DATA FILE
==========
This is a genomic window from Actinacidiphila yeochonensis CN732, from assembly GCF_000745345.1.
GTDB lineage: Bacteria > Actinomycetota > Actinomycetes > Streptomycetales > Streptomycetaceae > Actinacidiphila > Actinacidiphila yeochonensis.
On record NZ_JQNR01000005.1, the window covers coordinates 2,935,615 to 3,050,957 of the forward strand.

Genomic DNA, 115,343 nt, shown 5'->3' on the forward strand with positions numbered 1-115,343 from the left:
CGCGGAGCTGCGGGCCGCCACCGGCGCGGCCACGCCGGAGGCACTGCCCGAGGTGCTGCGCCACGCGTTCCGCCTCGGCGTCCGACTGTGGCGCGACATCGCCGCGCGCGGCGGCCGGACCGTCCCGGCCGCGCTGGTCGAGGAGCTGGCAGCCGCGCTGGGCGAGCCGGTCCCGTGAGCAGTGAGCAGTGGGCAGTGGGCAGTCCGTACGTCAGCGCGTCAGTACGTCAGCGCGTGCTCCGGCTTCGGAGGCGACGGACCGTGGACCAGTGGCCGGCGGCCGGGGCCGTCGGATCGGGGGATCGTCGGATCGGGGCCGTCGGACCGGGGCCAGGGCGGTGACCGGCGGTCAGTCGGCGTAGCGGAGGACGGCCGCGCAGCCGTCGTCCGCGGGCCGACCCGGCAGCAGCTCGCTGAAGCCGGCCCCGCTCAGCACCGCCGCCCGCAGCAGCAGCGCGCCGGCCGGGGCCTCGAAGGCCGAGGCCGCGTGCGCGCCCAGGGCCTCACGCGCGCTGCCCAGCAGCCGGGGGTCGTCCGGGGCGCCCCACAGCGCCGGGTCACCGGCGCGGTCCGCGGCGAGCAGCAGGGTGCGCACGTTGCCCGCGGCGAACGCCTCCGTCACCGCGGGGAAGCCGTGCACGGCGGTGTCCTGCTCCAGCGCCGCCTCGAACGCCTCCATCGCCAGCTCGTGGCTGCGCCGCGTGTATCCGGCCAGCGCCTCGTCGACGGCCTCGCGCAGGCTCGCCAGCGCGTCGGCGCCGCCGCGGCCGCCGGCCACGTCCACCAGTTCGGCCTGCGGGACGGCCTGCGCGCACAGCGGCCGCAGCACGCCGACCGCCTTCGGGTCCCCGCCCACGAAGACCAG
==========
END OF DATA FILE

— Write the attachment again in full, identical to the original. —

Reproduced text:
This is a genomic window from Actinacidiphila yeochonensis CN732, from assembly GCF_000745345.1.
GTDB lineage: Bacteria > Actinomycetota > Actinomycetes > Streptomycetales > Streptomycetaceae > Actinacidiphila > Actinacidiphila yeochonensis.
On record NZ_JQNR01000005.1, the window covers coordinates 2,935,615 to 3,050,957 of the forward strand.

Genomic DNA, 115,343 nt, shown 5'->3' on the forward strand with positions numbered 1-115,343 from the left:
CGCGGAGCTGCGGGCCGCCACCGGCGCGGCCACGCCGGAGGCACTGCCCGAGGTGCTGCGCCACGCGTTCCGCCTCGGCGTCCGACTGTGGCGCGACATCGCCGCGCGCGGCGGCCGGACCGTCCCGGCCGCGCTGGTCGAGGAGCTGGCAGCCGCGCTGGGCGAGCCGGTCCCGTGAGCAGTGAGCAGTGGGCAGTGGGCAGTCCGTACGTCAGCGCGTCAGTACGTCAGCGCGTGCTCCGGCTTCGGAGGCGACGGACCGTGGACCAGTGGCCGGCGGCCGGGGCCGTCGGATCGGGGGATCGTCGGATCGGGGCCGTCGGACCGGGGCCAGGGCGGTGACCGGCGGTCAGTCGGCGTAGCGGAGGACGGCCGCGCAGCCGTCGTCCGCGGGCCGACCCGGCAGCAGCTCGCTGAAGCCGGCCCCGCTCAGCACCGCCGCCCGCAGCAGCAGCGCGCCGGCCGGGGCCTCGAAGGCCGAGGCCGCGTGCGCGCCCAGGGCCTCACGCGCGCTGCCCAGCAGCCGGGGGTCGTCCGGGGCGCCCCACAGCGCCGGGTCACCGGCGCGGTCCGCGGCGAGCAGCAGGGTGCGCACGTTGCCCGCGGCGAACGCCTCCGTCACCGCGGGGAAGCCGTGCACGGCGGTGTCCTGCTCCAGCGCCGCCTCGAACGCCTCCATCGCCAGCTCGTGGCTGCGCCGCGTGTATCCGGCCAGCGCCTCGTCGACGGCCTCGCGCAGGCTCGCCAGCGCGTCGGCGCCGCCGCGGCCGCCGGCCACGTCCACCAGTTCGGCCTGCGGGACGGCCTGCGCGCACAGCGGCCGCAGCACGCCGACCGCCTTCGGGTCCCCGCCCACGAAGACCAG